The Montréal Impact managed just 1 point in their last two games, and overall it hasn’t been pretty. Defensively they were okay. Offensively it was somewhat of a disaster. So what has happened between now and the first two weeks, where IMFC looked like world-beaters?
Drogba giveth’, Drogba taketh’ away
Whereas the Impact started the season on fire and didn’t really need to look at themselves in the mirror too much, other teams had a lot of issues at the outset, and subsequently worked on them. Over the first eight games, IMFC have been in that "if ain’t broke, don’t fix it" zone, and it’s offered somewhat mixed results.
On one hand, head coach Mauro Biello doesn’t want to scrap everything he’s built after a few subpar performances in a row, and nor should he. The make-up of the team is more talented than it was last year, so there is no reason why they shouldn’t be better. That said, there is one thing that is missing from last year’s epic late summer run into the playoffs… Can the real Didier Drogba please stand up?
To put it lightly, the Ivorian star just isn’t there yet. Try as he might, his conditioning has not quite caught up with his skill and smarts yet, so what you see at the moment is a player waiting for something to happen rather than making it happen. He was still more effective than most offensive players on the pitch the last two games, but for the Impact to win consistently he has to be better.
One area that I thought he dominated last year was on aerials, and not just ones in the box, either. Drogba, and this speaks to his conditioning at that time, would regularly win balls off of Evan Bush goal kicks in 2015. This means that instead of being well up the pitch waiting for the action to come to him, he was the one creating the offense.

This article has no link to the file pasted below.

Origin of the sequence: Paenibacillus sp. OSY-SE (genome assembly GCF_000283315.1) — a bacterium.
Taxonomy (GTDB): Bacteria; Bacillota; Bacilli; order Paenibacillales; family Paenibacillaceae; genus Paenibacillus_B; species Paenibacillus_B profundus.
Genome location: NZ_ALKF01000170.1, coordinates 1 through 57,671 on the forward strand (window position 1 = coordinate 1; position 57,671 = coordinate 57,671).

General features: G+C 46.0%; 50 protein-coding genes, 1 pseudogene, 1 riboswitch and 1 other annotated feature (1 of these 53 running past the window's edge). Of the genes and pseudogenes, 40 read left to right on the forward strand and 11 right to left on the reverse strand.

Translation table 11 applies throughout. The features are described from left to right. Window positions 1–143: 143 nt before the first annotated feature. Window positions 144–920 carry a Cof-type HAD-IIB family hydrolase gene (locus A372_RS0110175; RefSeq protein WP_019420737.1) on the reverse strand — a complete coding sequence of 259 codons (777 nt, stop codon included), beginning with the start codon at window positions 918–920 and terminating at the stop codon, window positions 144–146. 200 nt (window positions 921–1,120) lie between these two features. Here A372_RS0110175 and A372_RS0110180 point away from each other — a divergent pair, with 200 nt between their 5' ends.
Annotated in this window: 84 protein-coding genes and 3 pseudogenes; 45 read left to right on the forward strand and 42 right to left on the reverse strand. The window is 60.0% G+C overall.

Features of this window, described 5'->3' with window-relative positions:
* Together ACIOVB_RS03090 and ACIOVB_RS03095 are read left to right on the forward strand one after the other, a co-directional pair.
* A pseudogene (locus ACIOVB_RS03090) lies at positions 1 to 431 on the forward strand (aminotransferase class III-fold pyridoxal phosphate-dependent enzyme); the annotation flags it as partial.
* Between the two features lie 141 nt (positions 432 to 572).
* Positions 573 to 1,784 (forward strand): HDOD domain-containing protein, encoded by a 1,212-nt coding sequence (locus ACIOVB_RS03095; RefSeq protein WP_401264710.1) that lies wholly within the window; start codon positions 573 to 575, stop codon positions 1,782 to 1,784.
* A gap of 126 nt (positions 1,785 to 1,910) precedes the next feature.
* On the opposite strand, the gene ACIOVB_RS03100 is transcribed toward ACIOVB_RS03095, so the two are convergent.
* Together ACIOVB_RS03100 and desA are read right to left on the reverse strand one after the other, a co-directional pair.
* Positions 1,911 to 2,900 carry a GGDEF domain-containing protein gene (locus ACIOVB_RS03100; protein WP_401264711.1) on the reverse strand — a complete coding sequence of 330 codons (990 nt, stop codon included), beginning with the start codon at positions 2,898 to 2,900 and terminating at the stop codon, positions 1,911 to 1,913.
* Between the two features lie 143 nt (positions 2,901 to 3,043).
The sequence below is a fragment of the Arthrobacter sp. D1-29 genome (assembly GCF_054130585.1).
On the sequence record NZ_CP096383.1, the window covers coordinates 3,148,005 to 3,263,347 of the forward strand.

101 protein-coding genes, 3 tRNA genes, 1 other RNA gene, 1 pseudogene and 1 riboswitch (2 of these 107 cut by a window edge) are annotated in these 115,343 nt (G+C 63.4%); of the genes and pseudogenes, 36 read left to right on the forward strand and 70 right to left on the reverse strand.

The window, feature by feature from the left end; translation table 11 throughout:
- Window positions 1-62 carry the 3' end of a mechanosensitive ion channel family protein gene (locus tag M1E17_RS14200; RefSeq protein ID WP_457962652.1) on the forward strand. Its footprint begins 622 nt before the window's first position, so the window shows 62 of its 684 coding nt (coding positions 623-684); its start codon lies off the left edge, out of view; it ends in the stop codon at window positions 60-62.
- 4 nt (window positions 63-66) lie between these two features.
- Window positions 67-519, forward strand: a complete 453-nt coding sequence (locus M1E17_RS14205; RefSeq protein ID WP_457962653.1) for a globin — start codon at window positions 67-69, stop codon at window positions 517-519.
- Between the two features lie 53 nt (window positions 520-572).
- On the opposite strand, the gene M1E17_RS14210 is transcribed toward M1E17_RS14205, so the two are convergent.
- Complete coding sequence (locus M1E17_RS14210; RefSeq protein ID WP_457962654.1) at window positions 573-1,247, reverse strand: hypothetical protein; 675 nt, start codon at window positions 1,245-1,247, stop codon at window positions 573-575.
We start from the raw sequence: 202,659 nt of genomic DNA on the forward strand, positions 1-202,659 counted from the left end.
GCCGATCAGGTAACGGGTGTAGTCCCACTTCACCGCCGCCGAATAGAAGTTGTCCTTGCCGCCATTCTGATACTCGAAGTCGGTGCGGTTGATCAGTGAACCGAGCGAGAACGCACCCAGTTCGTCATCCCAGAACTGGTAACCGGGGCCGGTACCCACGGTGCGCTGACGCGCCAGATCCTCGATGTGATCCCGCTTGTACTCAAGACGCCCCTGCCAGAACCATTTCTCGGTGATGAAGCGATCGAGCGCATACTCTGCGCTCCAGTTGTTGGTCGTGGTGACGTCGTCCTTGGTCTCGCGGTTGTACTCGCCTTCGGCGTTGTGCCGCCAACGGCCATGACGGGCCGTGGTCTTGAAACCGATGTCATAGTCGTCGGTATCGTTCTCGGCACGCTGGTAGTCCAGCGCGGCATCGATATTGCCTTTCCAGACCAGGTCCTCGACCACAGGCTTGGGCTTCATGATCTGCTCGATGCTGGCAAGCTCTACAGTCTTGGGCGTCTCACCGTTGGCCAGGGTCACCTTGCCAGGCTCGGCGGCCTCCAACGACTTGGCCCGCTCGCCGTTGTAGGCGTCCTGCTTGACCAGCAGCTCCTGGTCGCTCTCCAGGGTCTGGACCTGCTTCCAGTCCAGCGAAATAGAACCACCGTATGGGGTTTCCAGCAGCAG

Part of me thinks that Biello wants Drogba to stay up top, conserve his energy, and let the midfielders do their job. Unfortunately, there simply isn’t anyone on the current roster who seems to have the ability to consistently win 50/50 balls in the air or on the ground.
Slow and low… That is NOT the tempo
The game against NYCFC really showed the Impact’s flaws in the middle of the park. Between Patrice Bernier, Kyle Bekker and Marco Donadel, there simply was not enough speed, aggression and quality to counter City’s mids. The reason why the home side dominated possession and created more opportunities than IMFC is because they did everything at a higher level centrally.
NYCFC’s midfielders, Lopez, Bravo and Pirlo are not physically stronger or even quicker than Donadel, Bernier and Bekker, but their execution was much better and faster. Everyone in Montréal is begging for a physical, skilled defensive mid, but at the end of the day, very few teams in the world have one. The key to the position, in my opinion, hinges on two qualities: decision-making and speed of thought. If you have these attributes, you can make up for not being the strongest, fastest, or most skilled.
In the last few games for Montréal, there’s been far too much passivity and dawdling with the ball in midfield. With the team’s inability to cross the ball from the wings with any kind of effectiveness, the middle of the park is an area where the team needs to get quicker and more decisive.